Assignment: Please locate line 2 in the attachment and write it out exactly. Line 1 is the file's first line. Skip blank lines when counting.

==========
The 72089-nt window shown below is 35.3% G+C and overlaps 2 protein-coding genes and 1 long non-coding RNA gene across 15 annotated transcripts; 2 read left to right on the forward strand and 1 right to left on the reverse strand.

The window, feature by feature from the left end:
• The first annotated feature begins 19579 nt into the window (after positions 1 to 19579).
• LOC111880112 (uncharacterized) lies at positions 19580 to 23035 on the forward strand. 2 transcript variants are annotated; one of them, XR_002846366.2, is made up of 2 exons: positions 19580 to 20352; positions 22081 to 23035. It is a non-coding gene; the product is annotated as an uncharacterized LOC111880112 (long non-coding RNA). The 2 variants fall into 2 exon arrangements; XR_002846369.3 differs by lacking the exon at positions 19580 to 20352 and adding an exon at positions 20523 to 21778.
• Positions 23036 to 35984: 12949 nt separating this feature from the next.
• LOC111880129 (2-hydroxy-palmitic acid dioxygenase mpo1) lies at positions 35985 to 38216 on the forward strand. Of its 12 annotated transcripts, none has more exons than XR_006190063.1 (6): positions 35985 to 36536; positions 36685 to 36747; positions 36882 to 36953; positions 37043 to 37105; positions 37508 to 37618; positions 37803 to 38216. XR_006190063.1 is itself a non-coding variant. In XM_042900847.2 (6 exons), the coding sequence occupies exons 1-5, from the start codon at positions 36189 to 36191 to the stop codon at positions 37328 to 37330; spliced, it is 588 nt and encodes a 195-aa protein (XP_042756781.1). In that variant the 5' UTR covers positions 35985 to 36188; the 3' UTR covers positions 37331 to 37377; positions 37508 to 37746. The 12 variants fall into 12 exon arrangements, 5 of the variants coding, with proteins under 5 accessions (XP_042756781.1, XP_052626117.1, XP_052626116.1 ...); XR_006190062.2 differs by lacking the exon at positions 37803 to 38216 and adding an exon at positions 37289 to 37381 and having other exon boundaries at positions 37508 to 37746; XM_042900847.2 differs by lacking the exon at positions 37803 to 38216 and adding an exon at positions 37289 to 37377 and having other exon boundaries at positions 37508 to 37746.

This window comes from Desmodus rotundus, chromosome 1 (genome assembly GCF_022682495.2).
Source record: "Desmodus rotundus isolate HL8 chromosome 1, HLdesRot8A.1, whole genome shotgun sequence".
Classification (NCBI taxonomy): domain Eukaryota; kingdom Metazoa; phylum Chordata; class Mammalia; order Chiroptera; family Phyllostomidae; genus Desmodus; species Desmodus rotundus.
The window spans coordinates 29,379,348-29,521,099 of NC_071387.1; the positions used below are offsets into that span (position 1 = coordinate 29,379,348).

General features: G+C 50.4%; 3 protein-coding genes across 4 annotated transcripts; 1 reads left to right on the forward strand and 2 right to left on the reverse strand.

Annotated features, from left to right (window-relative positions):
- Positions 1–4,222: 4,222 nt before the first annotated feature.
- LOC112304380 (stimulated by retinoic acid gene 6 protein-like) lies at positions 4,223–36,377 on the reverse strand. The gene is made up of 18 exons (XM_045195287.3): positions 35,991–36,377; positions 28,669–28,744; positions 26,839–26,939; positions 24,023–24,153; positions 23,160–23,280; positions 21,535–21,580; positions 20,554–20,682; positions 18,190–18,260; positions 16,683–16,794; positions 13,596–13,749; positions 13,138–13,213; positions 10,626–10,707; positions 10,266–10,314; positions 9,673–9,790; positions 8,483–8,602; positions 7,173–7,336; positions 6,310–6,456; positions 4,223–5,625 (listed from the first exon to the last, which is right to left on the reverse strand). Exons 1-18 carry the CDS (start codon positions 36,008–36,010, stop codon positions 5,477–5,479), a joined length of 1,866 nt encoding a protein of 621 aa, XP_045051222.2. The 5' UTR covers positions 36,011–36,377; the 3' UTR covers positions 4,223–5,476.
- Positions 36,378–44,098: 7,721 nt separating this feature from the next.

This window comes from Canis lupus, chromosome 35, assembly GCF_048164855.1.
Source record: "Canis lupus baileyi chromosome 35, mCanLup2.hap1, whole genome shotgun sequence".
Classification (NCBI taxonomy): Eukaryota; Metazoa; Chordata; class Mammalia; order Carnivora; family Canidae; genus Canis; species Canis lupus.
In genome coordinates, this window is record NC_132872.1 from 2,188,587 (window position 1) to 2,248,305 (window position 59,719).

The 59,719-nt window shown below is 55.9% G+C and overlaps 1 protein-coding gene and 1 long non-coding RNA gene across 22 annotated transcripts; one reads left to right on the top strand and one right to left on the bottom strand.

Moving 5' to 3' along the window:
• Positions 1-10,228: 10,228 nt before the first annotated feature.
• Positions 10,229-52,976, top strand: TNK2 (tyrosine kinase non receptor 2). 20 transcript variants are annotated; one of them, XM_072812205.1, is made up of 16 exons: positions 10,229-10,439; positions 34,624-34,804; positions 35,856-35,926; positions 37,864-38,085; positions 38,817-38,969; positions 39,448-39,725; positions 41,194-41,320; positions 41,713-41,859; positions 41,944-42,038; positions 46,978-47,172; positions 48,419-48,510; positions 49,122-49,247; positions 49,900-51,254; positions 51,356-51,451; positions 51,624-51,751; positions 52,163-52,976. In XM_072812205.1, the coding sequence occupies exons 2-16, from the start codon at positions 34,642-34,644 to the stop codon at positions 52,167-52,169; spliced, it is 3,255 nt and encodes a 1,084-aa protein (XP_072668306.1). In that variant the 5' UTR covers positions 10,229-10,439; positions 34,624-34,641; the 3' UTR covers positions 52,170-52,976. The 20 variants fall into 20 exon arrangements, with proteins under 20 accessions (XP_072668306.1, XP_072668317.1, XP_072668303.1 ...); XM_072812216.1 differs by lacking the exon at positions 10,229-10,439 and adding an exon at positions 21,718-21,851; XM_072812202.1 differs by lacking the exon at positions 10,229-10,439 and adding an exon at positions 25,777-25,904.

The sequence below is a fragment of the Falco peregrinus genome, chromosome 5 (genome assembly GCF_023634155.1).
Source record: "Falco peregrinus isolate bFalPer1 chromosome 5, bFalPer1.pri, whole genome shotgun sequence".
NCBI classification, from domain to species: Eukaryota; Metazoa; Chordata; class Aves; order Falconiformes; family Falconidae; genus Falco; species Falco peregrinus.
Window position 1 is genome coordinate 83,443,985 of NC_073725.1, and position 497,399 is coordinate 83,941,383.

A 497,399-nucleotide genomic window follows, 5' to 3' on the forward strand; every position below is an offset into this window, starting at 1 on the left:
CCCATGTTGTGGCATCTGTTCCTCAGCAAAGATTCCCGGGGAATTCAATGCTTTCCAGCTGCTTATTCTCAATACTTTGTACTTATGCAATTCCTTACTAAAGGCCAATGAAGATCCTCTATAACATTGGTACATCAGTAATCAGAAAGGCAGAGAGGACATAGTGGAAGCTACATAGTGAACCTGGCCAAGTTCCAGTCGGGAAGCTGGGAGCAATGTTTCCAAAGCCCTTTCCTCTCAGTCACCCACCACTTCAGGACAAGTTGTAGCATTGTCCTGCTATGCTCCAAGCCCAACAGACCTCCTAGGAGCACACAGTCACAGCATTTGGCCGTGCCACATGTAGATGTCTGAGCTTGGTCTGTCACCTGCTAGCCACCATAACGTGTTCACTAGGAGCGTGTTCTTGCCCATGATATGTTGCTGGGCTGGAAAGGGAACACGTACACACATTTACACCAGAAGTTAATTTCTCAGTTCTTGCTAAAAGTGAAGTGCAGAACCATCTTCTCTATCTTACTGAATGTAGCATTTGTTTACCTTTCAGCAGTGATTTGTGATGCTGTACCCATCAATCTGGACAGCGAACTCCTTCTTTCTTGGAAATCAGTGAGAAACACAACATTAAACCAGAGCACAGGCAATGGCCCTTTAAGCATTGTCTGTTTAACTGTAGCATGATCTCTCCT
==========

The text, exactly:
The window, feature by feature from the left end: